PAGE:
The findings reported here form part of a larger research project that examined non-compliance with medication among the mentally ill patients attending public clinics in a specific parish in Jamaica. The aim of the research was to explore the perceptions of caregivers about caring for the mentally ill at two outpatient psychiatric clinics. Caregivers involved in looking after their relatives with mental illness played a vital role in mental health promotion. This study sought to examine the caregivers' perception of mental illness, including how they thought the illness was best controlled, the reasons why their relatives found it difficult to take their medication as instructed, and the coping skills that they employed when caring for their relatives. There were two focus groups, consisting of four individuals each, at two psychiatric clinics. The results revealed the following about the majority of the caregivers. First, it was recognised that caregivers have a good knowledge (and awareness) of medication usage inferred by either the absence or the presence of their relatives' symptoms. Secondly, they sometimes felt sad and hopeless as a result of being the victims of violent attacks by those for whom they provided care. Thirdly, they highlighted issues of cost, accessibility and availability of medications as being problematic. Fourthly, in some cases they received little or no assistance from other family members.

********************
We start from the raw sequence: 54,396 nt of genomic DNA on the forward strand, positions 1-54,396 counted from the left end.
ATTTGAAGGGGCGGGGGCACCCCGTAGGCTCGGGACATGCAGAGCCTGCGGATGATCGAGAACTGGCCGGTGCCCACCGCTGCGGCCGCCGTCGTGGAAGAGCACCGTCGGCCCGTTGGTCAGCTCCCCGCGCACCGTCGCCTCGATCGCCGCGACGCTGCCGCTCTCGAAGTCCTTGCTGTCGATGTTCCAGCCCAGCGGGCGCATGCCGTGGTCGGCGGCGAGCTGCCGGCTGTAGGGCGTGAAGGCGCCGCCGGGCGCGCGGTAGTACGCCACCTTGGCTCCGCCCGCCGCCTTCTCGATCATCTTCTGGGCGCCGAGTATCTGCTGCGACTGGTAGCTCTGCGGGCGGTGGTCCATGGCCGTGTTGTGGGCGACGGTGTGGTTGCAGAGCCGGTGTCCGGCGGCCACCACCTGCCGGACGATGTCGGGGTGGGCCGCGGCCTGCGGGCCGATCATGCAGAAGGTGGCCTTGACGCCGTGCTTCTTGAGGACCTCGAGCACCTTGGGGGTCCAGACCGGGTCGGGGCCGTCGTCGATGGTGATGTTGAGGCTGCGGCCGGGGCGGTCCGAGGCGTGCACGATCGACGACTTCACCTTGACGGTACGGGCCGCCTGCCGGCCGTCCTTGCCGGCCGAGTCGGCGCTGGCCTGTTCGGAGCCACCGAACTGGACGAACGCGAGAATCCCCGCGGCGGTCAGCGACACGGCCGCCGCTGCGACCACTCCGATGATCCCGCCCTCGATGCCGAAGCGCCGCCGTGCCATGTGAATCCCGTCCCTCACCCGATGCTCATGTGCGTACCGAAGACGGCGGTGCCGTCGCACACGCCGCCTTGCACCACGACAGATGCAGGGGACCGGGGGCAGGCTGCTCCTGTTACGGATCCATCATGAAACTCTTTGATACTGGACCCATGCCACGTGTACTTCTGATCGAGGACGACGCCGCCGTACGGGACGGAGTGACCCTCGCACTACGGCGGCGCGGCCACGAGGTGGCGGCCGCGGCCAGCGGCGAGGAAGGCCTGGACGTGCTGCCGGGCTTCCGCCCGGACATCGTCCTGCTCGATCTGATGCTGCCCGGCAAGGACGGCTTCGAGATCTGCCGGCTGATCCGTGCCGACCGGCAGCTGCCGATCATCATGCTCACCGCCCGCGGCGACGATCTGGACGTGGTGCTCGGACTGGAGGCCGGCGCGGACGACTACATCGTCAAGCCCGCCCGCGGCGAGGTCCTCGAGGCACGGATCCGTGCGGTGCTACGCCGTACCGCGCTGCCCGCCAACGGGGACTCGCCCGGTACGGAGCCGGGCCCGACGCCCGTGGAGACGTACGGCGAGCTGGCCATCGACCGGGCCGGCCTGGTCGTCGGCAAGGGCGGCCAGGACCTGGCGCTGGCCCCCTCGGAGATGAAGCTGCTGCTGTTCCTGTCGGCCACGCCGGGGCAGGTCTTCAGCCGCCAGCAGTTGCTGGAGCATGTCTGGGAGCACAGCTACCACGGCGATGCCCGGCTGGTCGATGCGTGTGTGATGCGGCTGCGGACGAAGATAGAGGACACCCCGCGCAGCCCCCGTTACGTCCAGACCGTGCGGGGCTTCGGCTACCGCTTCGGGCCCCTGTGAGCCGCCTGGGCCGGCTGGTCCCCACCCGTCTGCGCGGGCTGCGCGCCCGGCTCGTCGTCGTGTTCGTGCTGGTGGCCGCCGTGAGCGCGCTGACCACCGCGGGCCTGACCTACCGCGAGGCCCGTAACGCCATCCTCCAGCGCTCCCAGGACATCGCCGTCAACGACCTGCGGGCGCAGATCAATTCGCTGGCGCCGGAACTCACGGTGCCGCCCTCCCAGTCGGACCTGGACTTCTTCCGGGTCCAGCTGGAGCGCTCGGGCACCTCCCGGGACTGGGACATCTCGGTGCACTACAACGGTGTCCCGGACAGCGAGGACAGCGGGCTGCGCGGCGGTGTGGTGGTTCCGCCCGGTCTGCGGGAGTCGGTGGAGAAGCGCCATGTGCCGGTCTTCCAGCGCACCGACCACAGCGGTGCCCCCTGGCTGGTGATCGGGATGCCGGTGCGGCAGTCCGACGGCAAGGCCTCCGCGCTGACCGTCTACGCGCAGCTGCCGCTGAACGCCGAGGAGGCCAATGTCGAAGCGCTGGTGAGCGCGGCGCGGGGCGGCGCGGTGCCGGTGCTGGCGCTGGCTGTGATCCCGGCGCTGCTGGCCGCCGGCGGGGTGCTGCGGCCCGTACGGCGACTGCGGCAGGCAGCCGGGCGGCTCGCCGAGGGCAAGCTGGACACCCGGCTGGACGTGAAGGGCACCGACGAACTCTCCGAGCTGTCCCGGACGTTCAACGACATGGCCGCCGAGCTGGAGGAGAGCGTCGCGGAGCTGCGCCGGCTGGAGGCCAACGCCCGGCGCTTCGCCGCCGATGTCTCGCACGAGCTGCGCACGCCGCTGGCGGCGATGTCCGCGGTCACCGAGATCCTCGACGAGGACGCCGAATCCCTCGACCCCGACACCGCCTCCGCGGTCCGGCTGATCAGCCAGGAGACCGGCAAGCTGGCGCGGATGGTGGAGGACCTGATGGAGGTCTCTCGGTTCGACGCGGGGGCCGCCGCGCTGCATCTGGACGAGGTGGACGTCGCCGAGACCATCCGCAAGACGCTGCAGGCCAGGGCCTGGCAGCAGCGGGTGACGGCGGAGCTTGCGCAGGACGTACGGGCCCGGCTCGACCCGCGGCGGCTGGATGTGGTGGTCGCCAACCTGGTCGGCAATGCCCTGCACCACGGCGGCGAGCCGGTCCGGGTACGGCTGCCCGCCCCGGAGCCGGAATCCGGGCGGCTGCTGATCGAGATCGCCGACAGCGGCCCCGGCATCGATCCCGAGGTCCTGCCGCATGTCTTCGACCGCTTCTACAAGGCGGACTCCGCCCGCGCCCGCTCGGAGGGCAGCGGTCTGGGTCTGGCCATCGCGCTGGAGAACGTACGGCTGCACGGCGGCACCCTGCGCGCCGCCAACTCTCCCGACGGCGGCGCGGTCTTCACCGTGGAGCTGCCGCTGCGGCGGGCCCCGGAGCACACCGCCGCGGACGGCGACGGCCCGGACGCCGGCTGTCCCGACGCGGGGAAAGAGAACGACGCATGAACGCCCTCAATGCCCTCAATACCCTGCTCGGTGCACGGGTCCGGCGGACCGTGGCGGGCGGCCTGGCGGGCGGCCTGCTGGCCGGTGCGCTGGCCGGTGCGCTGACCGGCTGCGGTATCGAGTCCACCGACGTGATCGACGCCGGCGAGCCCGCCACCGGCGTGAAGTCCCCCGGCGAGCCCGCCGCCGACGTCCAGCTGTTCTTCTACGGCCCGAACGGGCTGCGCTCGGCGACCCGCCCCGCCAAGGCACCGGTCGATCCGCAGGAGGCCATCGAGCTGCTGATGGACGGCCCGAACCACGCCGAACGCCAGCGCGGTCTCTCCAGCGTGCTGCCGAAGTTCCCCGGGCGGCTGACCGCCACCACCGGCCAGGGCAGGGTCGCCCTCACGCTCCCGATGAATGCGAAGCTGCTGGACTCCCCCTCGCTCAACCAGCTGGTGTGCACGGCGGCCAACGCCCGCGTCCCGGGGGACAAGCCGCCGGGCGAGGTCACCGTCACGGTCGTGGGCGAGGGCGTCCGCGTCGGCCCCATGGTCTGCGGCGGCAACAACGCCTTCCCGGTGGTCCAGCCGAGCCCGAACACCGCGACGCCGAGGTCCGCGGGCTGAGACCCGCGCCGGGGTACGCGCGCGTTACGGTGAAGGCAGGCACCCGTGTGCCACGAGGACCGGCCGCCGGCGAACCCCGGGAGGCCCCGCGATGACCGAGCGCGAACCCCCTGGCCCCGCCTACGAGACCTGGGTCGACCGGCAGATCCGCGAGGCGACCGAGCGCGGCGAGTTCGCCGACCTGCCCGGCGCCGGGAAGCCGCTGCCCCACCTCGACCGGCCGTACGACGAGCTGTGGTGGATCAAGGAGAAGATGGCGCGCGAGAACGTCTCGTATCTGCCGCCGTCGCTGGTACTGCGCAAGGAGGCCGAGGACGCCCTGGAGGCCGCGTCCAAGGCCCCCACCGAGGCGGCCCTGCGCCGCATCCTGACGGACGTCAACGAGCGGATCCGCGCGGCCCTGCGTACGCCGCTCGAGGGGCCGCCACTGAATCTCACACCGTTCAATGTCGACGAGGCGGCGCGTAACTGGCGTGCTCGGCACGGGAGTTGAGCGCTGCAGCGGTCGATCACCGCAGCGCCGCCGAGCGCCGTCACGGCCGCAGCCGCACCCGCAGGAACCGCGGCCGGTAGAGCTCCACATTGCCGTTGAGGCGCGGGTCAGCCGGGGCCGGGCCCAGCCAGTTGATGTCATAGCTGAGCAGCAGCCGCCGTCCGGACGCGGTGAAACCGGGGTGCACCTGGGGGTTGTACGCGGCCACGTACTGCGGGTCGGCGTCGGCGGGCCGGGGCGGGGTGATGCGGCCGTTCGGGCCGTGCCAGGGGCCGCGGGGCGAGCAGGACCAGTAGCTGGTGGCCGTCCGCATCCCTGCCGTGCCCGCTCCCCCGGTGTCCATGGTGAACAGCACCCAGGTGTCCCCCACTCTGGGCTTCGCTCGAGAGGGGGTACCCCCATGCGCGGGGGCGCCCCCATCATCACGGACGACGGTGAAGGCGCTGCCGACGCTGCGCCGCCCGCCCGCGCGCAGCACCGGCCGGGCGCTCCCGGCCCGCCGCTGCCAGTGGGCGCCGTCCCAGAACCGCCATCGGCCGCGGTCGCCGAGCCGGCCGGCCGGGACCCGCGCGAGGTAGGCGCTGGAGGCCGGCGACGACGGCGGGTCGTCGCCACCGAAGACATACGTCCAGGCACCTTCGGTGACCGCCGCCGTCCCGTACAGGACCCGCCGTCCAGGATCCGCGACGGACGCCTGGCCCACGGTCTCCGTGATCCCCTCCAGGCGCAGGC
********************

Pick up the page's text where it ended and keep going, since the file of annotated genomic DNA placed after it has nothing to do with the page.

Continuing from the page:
|Number of pages||9|
|Journal||Mental Health in Family Medicine|
|Publication status||Published - Jun 2013|